The SparkFun I2S Audio Breakout board uses the MAX98357A digital to analog converter (DAC), which converts I2S (not be confused with I2C) audio to an analog signal to drive speakers. The I2S Audio Breakout converts the digital audio signals using the I2S standard to an analog signal and amplifies the signal using a class D amplifier which can deliver up to 3.2W of power into a 4Ω load. The board can be configured to output only the left channel audio, right channel, or both.
The SparkFun I2S Audio Breakout board is fairly simple, requiring only a few pin connections to get it up and working. By default the board is configured in “mono” operation, meaning the left and right signals are combined together to drive a single speaker. If you want a separate speaker for the left and right audio channels you’ll need to cut the mono jumper. In addition to being able to select the audio channel output, the gain can also be configured in a few ways. The gain of the amplifier can be configured from as low as +3dB to as high as +15dB. While the channel selection can be configured on board, the gain however is controlled externally using the gain pin. By default, the board is configured for +9dB, but can be easily changed!
This skill defines how difficult the soldering is on a particular product. It might be a couple simple solder joints, or require special reflow tools.
Skill Level: Noob - Some basic soldering is required, but it is limited to a just a few pins, basic through-hole soldering, and couple (if any) polarized components. A basic soldering iron is all you should need.
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If a board needs code or communicates somehow, you're going to need to know how to program or interface with it. The programming skill is all about communication and code.
Skill Level: Competent - The toolchain for programming is a bit more complex and will examples may not be explicitly provided for you. You will be required to have a fundamental knowledge of programming and be required to provide your own code. You may need to modify existing libraries or code to work with your specific hardware. Sensor and hardware interfaces will be SPI or I2C.
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If it requires power, you need to know how much, what all the pins do, and how to hook it up. You may need to reference datasheets, schematics, and know the ins and outs of electronics.
Skill Level: Rookie - You may be required to know a bit more about the component, such as orientation, or how to hook it up, in addition to power requirements. You will need to understand polarized components.
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Based on 2 ratings:
Does everything I could have wanted for my project. I really can't say enough how much I love this little chip from Maxim, and thank you Sparkfun for making a breakout board for it!
That said, it's almost directly usable as a 6-pin PMOD peripheral, but not quite. All that'd need to be done to fix that is swap the locations of the LRCLOCK and GAIN pins and this board would be perfect.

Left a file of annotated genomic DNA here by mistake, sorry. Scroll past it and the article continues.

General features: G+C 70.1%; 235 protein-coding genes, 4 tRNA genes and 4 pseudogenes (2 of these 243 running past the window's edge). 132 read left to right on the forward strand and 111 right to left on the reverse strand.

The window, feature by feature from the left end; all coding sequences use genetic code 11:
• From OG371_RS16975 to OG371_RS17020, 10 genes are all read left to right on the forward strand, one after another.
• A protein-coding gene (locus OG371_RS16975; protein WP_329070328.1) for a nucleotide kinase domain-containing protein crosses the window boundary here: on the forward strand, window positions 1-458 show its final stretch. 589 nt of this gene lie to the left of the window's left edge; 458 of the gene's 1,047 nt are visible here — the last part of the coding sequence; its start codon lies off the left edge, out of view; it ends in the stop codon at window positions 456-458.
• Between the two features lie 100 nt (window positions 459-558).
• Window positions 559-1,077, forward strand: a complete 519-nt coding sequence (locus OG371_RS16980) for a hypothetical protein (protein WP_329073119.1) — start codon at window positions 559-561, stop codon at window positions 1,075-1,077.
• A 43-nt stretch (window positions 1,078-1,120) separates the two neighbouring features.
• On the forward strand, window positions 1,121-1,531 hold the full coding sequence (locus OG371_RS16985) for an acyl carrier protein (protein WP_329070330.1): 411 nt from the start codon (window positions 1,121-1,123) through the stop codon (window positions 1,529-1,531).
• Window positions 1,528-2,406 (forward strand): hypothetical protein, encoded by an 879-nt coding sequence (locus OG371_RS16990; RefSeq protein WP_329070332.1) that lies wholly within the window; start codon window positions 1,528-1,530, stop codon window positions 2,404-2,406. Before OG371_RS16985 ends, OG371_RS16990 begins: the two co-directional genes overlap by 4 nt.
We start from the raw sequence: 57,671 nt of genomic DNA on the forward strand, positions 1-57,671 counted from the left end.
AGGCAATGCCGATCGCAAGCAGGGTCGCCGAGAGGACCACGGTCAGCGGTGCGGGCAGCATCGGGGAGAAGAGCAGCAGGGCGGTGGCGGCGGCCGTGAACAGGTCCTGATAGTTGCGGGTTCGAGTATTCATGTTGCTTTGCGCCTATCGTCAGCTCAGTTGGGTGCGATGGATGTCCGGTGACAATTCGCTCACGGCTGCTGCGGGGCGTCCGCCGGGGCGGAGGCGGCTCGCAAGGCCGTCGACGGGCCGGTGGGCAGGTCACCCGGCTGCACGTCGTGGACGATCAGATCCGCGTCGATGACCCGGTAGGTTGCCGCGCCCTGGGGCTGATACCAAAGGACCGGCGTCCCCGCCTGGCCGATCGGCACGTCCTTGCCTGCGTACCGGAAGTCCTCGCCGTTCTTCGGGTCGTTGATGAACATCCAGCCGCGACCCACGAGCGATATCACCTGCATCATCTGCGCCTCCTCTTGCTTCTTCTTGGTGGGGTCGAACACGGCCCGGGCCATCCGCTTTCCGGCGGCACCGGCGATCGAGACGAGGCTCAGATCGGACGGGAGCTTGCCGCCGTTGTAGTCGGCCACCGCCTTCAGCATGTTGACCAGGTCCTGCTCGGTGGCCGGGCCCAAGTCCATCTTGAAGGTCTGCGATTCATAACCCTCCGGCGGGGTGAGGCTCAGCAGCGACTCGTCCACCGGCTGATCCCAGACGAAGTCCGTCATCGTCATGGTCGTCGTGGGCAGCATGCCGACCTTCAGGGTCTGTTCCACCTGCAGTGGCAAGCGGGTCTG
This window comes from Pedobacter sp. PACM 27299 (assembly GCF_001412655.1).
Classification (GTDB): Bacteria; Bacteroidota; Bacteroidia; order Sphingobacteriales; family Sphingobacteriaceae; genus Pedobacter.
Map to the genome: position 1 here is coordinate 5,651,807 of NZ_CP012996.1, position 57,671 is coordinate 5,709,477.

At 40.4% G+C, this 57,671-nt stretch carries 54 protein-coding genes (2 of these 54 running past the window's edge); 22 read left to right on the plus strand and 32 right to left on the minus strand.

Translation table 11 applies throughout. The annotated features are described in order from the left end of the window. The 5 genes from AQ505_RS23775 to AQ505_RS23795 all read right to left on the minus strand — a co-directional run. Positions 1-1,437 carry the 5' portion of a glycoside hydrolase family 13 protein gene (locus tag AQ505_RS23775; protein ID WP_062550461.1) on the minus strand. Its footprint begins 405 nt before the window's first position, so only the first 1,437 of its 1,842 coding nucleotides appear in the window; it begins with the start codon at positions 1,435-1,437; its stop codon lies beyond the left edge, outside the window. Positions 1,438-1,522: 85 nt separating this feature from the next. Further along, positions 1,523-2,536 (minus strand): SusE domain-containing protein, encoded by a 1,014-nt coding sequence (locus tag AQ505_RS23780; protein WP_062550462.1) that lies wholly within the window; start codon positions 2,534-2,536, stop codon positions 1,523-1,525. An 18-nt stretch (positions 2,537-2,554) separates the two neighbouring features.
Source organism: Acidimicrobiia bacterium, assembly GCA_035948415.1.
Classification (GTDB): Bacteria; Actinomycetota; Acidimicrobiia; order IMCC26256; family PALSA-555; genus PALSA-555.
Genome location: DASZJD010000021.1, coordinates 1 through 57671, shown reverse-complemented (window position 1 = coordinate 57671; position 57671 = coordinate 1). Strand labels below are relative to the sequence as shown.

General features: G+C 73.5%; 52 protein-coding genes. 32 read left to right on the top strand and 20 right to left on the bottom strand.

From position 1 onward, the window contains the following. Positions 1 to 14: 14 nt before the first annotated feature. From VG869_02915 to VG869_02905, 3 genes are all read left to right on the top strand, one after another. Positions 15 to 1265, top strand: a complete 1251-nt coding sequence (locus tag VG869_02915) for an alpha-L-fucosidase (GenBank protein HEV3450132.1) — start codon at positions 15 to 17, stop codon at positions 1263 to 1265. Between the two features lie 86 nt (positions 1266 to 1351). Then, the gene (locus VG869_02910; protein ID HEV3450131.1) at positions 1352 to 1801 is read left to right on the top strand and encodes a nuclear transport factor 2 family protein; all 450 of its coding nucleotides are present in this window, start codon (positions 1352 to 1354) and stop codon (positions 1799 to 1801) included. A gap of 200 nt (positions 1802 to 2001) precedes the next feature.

For mono I2S AMP this is a great breakout supporting a range of input voltages. If you need to drive isolated stereo speakers they are also great.
Not suitable for connecting 2 of them to stereo headphones/line in to other amp as the output is bridged and do not like thier commons connected together.
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No problem connecting to a raspberry pi: LRCLK to pin #19, BCLK to # 18, and DIN to #21 on a PI, all other connections are the same as Instructions. It's nice to have the option of stereo or mono.
for stereo, I configured a pi with two of these using a piece of header with longer pins that protruded from both sides of the pi, allowing me to connect L/R using both sides of the pi. With a good power supply, you are set. There is some great advice on how to configure the asound.conf file and fix the pop issues below.
Purchased one of these little guys for a Pi powered radio. It replaced a bulky (in relative terms) USB/DAC that picked up all kinds of hiss, and it replaced a heat wasting amplifier also with a bulky design, and finally it replaced a Python controlled on/off power relay. So, for peanuts I got better audio quality, less noise (with one exception to follow), better battery life and space savings. What not to like?
One thing! A very loud POP at both power on and when the mpd/mpc "play" command was issued. Solved the power on POP with a 10K pull-down resistor on the SD (mute) pin. Worked around the "play" POP by delaying the un-mute for 2 seconds after starting "play".
Bottom line - love it. Crisp audio, gain to spare and beats other solutions.
Poke around on the Adafruit forum and look for "Raspberry Pi and I2S amplifier pops on startup. FIX!", then search on "MAX98357A" to see other relevant comments.